The Routledge Handbook of Irish Criminology
The Handbook consists of 30 chapters, which offer original, comprehensive and critical reviews of theory, research, policy and practice in a wide range of subject areas. The chapters are divided into four thematic sections:
Understanding crime examines specific offence types, including homicide, gangland crime and white-collar crime, and the theoretical perspectives used to explain them.
Responding to crime explores criminal justice responses to crime, including crime prevention, restorative justice, approaches to policing and trial as well as post-conviction issues such as imprisonment, community sanctions and rehabilitation.
Contexts of crime investigates the social, political and cultural contexts of the policymaking process, including media representations, politics, the role of the victim and the impact of gender.
Emerging ideas focuses on innovative ideas that prompt a reconsideration of received wisdom on particular topics, including sexual violence and ethnicity.
Charting the key contours of the criminological enterprise on the island of Ireland and placing the Irish material in the context of the wider European and international literature, this book is essential reading for those involved in the study of Irish criminology and international and comparative criminal justice.
- Hardback | 606 pages
- 171 x 248 x 38.1mm | 1,179g
- 03 Dec 2015
- Taylor & Francis Ltd
- London, United Kingdom
- 28 Line drawings, black and white; 3 Halftones, black and white; 14 Tables, black and white; 31 Illustrations, black and white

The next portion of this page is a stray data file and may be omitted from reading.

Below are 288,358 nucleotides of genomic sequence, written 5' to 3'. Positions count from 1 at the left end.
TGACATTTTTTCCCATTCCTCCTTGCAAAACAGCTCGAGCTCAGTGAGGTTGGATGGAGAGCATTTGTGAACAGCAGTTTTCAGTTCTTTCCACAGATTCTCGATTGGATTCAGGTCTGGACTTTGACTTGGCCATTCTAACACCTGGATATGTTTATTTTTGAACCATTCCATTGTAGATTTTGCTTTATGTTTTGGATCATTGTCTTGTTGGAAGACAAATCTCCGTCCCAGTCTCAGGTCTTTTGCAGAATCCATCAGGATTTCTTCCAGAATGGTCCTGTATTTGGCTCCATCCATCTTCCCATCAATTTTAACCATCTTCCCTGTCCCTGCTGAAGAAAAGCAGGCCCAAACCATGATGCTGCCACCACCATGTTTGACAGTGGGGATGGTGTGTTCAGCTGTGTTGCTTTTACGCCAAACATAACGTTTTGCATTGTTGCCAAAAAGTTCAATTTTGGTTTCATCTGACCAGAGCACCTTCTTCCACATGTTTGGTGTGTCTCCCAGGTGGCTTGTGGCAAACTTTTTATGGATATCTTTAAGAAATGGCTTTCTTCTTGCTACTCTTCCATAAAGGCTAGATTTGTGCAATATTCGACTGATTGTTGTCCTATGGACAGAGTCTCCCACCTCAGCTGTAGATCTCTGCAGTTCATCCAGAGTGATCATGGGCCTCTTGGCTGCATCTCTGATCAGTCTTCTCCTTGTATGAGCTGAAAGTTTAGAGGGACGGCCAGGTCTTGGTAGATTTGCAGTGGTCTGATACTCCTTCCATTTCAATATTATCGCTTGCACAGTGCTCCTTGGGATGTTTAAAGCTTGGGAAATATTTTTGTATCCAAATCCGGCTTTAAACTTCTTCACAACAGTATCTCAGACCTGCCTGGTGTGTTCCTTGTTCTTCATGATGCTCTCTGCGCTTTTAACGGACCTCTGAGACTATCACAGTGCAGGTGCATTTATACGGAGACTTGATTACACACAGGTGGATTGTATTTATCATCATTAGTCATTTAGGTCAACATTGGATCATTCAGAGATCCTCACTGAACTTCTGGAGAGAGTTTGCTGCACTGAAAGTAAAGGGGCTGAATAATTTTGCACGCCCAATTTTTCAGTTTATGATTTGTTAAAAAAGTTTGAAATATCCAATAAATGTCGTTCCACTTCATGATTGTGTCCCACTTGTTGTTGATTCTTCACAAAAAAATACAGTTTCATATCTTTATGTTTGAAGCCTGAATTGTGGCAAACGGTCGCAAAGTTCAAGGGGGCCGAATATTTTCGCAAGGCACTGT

Other books in this series
15 Jan 2012
17 Sep 2013
27 Jun 2019
23 Feb 2014
16 Nov 2016
17 Jun 2019
04 Mar 2015
23 Mar 2017
31 Oct 2016
04 Mar 2015
05 Mar 2019
28 May 2019
29 Apr 2015
16 Sep 2016
Table of contents
About Dr. Deirdre Healy
Claire Hamilton practised as a barrister in criminal law until 2004 when she became a full-time academic. She is currently a Senior Lecturer in Law at Maynooth University, having previously worked as a lecturer in criminology in Dublin Institute of Technology and Queen's University Belfast. Her research interests lie in the area of penology, particularly comparative penology. She has published three books, the most recent being Reconceptualising Penality: A comparative perspective on punitiveness in Ireland, Scotland and New Zealand (Ashgate, 2014). She has written widely on various criminological topics in national and international journals.
Yvonne Daly is a Senior Lecturer in Criminal Law and the Law of Evidence in the School of Law and Government at Dublin City University and a member of DCU's Socio-Legal Research Centre. Her research focuses on the pre-trial investigative process, with particular regard to the rights to silence and legal advice, and to the rules on improperly obtained evidence. She has published widely and is co-author of Irish Criminal Justice: Theory, process and procedure (Clarus Press, 2010). She is a Board Member of the Association for Criminal Justice Research and Development (ACJRD) and Vice-Chair of the Royal Irish Academy's Ethical, Political, Legal and Philosophical Studies Committee.
Michelle Butler is a Lecturer in Criminology in the School of Sociology, Social Policy and Social Work, Queen's University Belfast. She is a former graduate of University College Dublin and the University of Kent at Canterbury and holds a Doctorate in Criminology from the University of Cambridge. Her research interests include imprisonment, criminological psychology, identity, shame, masculinity and violence. To date she has been involved in a number of research projects in England, the Republic of Ireland and Northern Ireland exploring issues such as imprisonment, identity, violence, young people on remand, fear of crime and vulnerable people in the criminal justice system.